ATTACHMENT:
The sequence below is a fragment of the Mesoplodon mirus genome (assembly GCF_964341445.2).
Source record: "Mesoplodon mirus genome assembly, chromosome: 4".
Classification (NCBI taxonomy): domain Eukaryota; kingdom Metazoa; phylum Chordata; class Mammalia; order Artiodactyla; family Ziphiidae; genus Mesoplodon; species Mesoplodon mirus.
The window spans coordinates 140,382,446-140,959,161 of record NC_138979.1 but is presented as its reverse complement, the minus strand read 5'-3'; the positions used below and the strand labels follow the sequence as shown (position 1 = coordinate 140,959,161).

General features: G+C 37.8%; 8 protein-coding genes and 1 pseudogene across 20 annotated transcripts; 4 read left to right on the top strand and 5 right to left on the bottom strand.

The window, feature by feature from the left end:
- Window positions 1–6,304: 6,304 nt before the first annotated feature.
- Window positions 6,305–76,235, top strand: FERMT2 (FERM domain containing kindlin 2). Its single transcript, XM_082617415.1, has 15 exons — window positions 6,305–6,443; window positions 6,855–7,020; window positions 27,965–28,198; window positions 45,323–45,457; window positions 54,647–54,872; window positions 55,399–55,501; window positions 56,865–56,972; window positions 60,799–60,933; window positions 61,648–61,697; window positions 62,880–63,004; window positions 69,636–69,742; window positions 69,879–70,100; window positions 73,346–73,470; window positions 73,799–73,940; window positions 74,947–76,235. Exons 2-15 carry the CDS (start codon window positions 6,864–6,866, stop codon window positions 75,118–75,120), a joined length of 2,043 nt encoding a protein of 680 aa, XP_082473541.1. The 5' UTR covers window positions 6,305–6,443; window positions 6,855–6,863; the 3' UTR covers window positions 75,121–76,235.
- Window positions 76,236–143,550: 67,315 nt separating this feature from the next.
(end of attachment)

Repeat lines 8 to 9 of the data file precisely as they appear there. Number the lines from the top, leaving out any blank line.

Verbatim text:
- Window positions 6,305–76,235, top strand: FERMT2 (FERM domain containing kindlin 2). Its single transcript, XM_082617415.1, has 15 exons — window positions 6,305–6,443; window positions 6,855–7,020; window positions 27,965–28,198; window positions 45,323–45,457; window positions 54,647–54,872; window positions 55,399–55,501; window positions 56,865–56,972; window positions 60,799–60,933; window positions 61,648–61,697; window positions 62,880–63,004; window positions 69,636–69,742; window positions 69,879–70,100; window positions 73,346–73,470; window positions 73,799–73,940; window positions 74,947–76,235. Exons 2-15 carry the CDS (start codon window positions 6,864–6,866, stop codon window positions 75,118–75,120), a joined length of 2,043 nt encoding a protein of 680 aa, XP_082473541.1. The 5' UTR covers window positions 6,305–6,443; window positions 6,855–6,863; the 3' UTR covers window positions 75,121–76,235.
- Window positions 76,236–143,550: 67,315 nt separating this feature from the next.